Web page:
Theresa May has been keen to stress that she doesn’t want this country or her government to be defined by Brexit. In her first week as Prime Minister, she has moved quickly to show that she isn’t going to be continuity Cameron. Her reshuffle made the cabinet less posh and more suburban than her predecessor’s. She has suggested that grammar schools might be on the way back, and national-interest tests could be introduced for foreign takeovers. Things are changing fast.
May — and those around her — are modernisers. It’s just that they feel the previous modernisation was wrong. In May’s opinion, the Cameroons spent too much time trying to make the Conservative party seem acceptable in Notting Hill juice bars and not enough appealing to residents of two-bedroom semis in the West Midlands. It was no coincidence that May’s reorganisation of Whitehall saw ‘climate change’ disappear from the departmental list and ‘industrial strategy’ replace it.
The reshuffle also marked an attempt to create a government that more visibly champions hard work and aspiration. May’s warnings that politics is not a game and that decisions taken by government have real consequences for people’s lives suggest she sympathises with the caricature of her predecessors as game-playing public schoolboys.
She should enjoy this moment of trying to redefine the Tory party, and being able to focus on the home front: it won’t last long. When formal notice is served to Brussels of Britain’s intention to leave, EU matters are likely to consume her job.
The working assumption in Whitehall and Brussels is that the United Kingdom will leave the EU in January 2019 — a deadline which fits the EU budget cycle just now beginning. Given that the process triggered by Article 50 of the Lisbon Treaty is meant to take two years, that end date implies it will begin in January. (It’s notable that a government QC has told the courts Article 50 would not be invoked this year.)
So the Prime Minister has about five months to go before Brexit really starts to dominate British politics. The first big question will be about the nature of the deal, and whether it will be possible to sell it to both the Tory party and the country. Those who would like to see ‘Brexit lite’ — i.e. Britain joining Norway in the European Economic Area — will be encouraged by the fact that, at a private hustings with Tory MPs, May talked of ‘controlling’ rather than ending free movement. But David Davis, Brexit’s chief negotiator, has made clear that he thinks full UK control of immigration policy is vital. Indeed, given the prominence accorded to free movement in the referendum campaign, it would be odd to agree a deal with the EU in which it continued.
Even many pro-EU Labour MPs now believe that free movement has to end — and that if it doesn’t, Ukip will win a slew of Labour seats in the pro-Brexit parts of the Midlands and the North. But whatever trade-offs are made between single-market access and immigration control, the resultant deal will have to be sold to the Tory party and the country — and it is hard to see how both could be satisfied.
One of May’s main challenges will be holding the UK together through this process. First Minister Nicola Sturgeon is explicit in her desire to call a second independence referendum on the basis of keeping Scotland in the EU. But so far May has handled the Scottish question deftly. She has talked at length about her passion for the Union, she has already visited Scotland and Wales and — by making clear that the devolved administrations will help to shape the UK’s priorities in the exit negotiations — she has shown that her government in London is going to listen to all parts of the UK. It, perhaps, helps that one of May’s joint chiefs of staff in No. 10, Fiona Hill, is Scottish.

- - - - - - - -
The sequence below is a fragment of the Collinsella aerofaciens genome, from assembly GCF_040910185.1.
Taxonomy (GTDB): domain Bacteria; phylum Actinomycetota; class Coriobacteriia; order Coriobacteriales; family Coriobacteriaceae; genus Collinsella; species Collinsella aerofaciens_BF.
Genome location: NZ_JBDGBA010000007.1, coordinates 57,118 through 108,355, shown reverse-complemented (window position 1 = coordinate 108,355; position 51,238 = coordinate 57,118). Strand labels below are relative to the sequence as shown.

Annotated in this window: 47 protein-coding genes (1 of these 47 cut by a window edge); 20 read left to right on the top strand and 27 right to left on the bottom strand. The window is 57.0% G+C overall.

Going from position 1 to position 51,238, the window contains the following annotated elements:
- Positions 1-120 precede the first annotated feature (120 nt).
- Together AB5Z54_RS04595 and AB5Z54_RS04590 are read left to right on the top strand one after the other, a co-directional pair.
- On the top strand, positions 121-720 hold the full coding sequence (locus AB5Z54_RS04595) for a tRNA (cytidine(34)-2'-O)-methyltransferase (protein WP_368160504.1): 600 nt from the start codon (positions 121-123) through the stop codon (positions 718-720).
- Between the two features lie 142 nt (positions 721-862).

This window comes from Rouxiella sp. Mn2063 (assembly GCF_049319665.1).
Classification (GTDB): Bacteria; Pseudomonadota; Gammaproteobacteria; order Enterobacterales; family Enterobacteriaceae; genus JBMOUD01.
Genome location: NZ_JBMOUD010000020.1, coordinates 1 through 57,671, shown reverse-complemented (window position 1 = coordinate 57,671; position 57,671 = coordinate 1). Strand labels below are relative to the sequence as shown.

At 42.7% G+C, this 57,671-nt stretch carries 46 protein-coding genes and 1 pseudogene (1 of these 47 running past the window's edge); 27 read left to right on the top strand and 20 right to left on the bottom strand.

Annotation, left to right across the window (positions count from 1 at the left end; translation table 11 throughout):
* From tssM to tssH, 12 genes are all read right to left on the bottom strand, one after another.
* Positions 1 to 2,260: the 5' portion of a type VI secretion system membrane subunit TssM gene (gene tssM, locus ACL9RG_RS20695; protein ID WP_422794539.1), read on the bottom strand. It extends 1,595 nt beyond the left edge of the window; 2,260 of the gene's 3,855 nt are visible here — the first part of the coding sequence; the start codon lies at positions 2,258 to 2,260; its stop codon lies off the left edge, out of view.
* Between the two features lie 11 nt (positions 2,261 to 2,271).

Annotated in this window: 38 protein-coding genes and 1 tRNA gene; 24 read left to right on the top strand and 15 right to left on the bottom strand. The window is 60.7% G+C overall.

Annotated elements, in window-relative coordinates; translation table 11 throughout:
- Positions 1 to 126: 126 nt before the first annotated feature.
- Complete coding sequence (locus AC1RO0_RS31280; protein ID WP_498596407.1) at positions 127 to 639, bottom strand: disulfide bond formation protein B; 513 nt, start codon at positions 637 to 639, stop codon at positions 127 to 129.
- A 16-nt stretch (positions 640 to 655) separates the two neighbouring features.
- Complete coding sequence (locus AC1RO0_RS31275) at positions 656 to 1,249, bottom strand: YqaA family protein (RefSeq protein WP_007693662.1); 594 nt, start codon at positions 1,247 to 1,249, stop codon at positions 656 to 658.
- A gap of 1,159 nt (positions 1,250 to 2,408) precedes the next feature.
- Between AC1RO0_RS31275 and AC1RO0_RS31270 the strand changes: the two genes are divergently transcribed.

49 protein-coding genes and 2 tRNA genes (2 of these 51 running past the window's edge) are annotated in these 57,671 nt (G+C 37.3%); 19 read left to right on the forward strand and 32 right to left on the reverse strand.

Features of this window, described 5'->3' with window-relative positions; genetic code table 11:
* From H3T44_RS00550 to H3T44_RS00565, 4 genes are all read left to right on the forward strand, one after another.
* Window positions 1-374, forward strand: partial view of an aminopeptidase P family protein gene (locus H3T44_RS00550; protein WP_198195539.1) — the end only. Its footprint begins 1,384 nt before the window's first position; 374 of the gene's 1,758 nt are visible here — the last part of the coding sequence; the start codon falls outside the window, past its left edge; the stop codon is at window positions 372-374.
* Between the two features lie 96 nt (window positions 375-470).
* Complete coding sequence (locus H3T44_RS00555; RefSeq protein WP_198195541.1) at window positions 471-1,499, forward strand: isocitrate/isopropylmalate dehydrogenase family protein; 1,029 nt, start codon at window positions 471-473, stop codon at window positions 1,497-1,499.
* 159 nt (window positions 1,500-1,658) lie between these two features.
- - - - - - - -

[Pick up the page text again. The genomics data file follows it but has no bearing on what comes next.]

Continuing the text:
Certainly, Scottish Tories are pleased with how May’s promotion has gone down north of the border. One predicts that ‘she is not going to have the English problem to the same extent that David Cameron did’. They believe her commitment to the Union is absolute, while her view of Brexit is — they think after last week’s visit — pragmatic.
The other challenge for May is to deal with the economic consequences of Brexit. Attempting to judge Brexit on short-term disruptions is foolish: it will be more than a decade before we can really assess the decision. But the economy might be pounded hard for the next few years. Many firms will wait to see what the precise nature of the UK’s trading relationship with the EU is before making investments.
All of this means that May’s government will enter difficult times, and it has left some influential Tories wondering whether she was wise to be so brutal in her initial reshuffle. Allies of George Osborne are particularly irritated by his treatment, and feel that he was denied the chance to leave office with dignity. One former cabinet minister close to Osborne complains that the new Prime Minister ‘dressed him down’ when she sacked him. He warns that ‘in mafia terms, George has been disrespected’. Interestingly, Osborne has told friends that he intends to stay in politics. As one of them puts it, ‘The wheel is turning rather quickly these days.’
Some loyalist Tory MPs argue that sacking so many ministers at once is not as risky as it looks given the parlous state of the opposition. This is certainly true if (as expected) Jeremy Corbyn defeats the challenge to his leadership of the Labour party. Yet by getting behind Owen Smith, a candidate of the soft left, Labour moderates have given themselves a chance, albeit a slim one, of bringing their party back from the brink.
May will enjoy a political honeymoon this summer. She will be able to set out her own personal vision of Toryism. But in the end, it will be Brexit—more than anything else—that dominates Downing Street for the next few years.